If you’re a U.S permanent resident holding a green card, it is recommended that you renew your green card 6 months prior to its expiration date.  And here’s what you need to do:

eFile Form I-90 Online

You can renew or replace your green card quickly e-File via the internet.  Simply create an account on the USCIS website here to get the process started.

https://efiling.uscis.dhs.gov/efile/

Then you will have to mail all the required identification and supporting documents to the processing center at

Nebraska Service Center
Attn: E-Filed I-90 Application
PO Box 87090
Lincoln, NE 68502-7090

After all the necessary documentation have been received, you will have to wait for a biometrics appointment, and at that point you must show up with proper identifications such as a passport, driver license, military photo ID, or a state-issued photo ID.

Green Card Renewal Filing Cost

The fee for this green card renewal process comes out to a  total of $450, of which $365 goes toward the filing fee itself and $85 for the biometric fee.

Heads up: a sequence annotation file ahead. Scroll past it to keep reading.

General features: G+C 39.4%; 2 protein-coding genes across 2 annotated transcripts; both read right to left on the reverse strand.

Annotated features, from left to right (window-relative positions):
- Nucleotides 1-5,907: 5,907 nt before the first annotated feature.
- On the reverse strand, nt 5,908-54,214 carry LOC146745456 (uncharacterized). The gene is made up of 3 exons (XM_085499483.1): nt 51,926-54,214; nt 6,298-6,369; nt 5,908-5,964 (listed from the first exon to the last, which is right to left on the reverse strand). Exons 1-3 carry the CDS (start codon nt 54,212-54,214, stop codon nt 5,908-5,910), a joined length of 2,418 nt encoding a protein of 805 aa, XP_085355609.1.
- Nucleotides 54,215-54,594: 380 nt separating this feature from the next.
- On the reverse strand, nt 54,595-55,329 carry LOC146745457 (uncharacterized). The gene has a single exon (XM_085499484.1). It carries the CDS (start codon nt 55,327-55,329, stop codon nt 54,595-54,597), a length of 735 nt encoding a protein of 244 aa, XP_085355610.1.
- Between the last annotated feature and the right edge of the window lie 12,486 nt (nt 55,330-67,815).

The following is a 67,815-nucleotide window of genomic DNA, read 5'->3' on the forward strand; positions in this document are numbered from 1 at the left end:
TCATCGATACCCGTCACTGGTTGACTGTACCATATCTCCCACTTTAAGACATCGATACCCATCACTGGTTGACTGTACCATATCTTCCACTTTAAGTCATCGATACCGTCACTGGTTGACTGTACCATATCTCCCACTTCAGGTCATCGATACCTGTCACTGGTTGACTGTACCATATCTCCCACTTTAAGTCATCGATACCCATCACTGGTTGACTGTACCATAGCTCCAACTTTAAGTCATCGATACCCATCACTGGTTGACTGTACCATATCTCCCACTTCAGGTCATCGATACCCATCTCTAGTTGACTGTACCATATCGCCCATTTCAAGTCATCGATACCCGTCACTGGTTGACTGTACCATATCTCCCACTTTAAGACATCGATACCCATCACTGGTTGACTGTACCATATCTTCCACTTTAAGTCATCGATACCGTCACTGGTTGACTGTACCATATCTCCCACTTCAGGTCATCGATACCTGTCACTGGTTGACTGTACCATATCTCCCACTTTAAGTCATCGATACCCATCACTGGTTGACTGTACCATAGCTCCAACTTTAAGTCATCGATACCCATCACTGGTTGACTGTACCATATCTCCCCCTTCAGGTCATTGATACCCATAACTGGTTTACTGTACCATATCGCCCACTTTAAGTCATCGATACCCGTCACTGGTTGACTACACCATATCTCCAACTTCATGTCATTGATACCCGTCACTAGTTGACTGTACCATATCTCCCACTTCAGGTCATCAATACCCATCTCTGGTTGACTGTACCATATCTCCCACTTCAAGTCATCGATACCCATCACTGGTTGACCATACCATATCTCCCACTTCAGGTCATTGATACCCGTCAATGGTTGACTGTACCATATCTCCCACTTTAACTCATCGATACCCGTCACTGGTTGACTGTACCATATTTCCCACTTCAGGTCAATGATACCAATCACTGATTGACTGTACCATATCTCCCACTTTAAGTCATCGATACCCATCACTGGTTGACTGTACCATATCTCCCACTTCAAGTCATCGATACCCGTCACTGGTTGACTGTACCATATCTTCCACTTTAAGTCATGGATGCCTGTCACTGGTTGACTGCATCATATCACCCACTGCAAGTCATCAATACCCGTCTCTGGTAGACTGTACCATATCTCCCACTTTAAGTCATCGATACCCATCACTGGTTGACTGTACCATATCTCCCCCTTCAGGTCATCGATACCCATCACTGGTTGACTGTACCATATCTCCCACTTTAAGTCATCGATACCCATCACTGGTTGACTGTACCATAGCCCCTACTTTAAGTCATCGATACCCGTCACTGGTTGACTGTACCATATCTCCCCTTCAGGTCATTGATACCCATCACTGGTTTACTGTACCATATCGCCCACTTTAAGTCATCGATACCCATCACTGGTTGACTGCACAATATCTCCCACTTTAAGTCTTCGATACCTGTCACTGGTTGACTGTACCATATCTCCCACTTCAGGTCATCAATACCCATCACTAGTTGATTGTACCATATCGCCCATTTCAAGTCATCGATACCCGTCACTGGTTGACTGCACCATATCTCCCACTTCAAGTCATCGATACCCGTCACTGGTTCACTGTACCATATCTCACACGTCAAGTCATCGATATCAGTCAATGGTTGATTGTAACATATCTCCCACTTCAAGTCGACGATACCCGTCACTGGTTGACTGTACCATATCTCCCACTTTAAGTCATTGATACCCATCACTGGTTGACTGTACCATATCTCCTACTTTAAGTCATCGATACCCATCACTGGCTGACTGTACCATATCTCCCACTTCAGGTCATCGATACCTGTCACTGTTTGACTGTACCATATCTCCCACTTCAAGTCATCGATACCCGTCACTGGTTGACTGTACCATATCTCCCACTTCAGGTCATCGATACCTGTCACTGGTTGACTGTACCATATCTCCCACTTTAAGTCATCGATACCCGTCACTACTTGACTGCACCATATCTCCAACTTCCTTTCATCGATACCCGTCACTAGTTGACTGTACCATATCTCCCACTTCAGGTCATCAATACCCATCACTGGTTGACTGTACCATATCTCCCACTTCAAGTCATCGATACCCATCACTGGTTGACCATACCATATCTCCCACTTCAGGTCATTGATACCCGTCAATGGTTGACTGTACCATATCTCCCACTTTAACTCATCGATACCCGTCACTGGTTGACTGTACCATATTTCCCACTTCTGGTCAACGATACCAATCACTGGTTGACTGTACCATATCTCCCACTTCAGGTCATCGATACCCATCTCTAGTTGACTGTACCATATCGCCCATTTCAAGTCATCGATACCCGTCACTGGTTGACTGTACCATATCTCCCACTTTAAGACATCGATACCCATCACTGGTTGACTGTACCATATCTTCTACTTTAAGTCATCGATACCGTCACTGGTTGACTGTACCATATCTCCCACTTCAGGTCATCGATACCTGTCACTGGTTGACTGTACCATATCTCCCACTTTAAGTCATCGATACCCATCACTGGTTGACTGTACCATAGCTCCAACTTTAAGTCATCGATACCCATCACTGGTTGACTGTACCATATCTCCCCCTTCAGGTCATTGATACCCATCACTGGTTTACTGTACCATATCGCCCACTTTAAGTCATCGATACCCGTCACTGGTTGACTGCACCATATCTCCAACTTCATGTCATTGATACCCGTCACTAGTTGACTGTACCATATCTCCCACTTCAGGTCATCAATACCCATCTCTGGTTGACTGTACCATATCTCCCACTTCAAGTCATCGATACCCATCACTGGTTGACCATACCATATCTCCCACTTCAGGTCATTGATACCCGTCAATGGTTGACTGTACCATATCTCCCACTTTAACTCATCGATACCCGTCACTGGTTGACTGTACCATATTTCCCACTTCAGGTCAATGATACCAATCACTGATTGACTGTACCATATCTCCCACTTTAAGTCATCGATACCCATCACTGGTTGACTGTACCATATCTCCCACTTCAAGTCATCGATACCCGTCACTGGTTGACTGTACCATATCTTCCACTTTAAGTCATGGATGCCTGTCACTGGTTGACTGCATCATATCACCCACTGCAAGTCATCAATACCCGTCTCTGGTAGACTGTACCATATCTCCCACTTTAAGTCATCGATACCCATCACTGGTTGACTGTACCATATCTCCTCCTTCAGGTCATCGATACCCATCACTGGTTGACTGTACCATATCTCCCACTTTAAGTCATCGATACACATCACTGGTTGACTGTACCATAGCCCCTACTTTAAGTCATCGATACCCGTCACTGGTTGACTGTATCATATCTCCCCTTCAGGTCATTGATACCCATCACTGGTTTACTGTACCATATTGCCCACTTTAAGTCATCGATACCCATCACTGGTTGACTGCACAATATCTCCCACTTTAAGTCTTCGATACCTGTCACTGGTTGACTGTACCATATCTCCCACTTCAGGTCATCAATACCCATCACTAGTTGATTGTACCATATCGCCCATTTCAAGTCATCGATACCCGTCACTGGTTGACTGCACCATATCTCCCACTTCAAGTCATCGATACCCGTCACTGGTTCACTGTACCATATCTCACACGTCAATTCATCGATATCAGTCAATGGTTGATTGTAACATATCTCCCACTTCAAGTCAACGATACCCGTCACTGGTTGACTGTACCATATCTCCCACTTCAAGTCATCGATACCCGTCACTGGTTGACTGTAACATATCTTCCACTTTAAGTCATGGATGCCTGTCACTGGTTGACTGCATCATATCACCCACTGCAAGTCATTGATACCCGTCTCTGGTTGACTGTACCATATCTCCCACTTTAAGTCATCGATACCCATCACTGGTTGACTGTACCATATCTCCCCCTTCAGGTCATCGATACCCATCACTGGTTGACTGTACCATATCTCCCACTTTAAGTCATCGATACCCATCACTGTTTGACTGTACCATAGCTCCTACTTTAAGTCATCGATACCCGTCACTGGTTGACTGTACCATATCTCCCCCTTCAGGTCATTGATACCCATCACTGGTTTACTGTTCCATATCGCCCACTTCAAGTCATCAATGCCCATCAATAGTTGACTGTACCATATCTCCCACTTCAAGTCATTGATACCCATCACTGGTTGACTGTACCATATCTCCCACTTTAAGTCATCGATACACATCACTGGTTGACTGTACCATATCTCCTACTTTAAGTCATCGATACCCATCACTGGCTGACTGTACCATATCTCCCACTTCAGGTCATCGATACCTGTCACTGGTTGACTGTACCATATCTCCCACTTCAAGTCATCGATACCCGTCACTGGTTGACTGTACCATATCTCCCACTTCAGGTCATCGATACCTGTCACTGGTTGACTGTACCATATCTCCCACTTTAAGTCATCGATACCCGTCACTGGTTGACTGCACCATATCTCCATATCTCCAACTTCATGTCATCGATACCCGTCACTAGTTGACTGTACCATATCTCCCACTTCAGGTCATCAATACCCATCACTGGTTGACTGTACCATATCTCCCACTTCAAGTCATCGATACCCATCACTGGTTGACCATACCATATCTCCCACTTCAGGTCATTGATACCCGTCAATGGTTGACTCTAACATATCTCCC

When should I renew my green card?

If you are a U.S. green card holder and a permanent resident of the United States, you must renew your green card 6 months prior to its expiration date.  The same goes for your passport expiration.  The United States customs typically would not let you leave the country if the green card or passport expires within 6 months of the travel date.    So if you’re currently abroad and the 6 months target date is fast approaching, you should contact the local U.S. Consulate office as soon as possible.

How often do I need to renew my green card?

If you don’t plan to become a U.S. citizen but would like to continue the freedom to travel in and out of the United States without a vistors visa, you will have to renew your green card every 10 years.  And it’s highly recommended that you renew 6 months prior to its expiration.  Contact your local U.S. Consulate if you’re aboard and need more details.

Replace Lost or Stolen Green Card

Posted May 28th, 2011. Filed under FAQ's Green Card Advice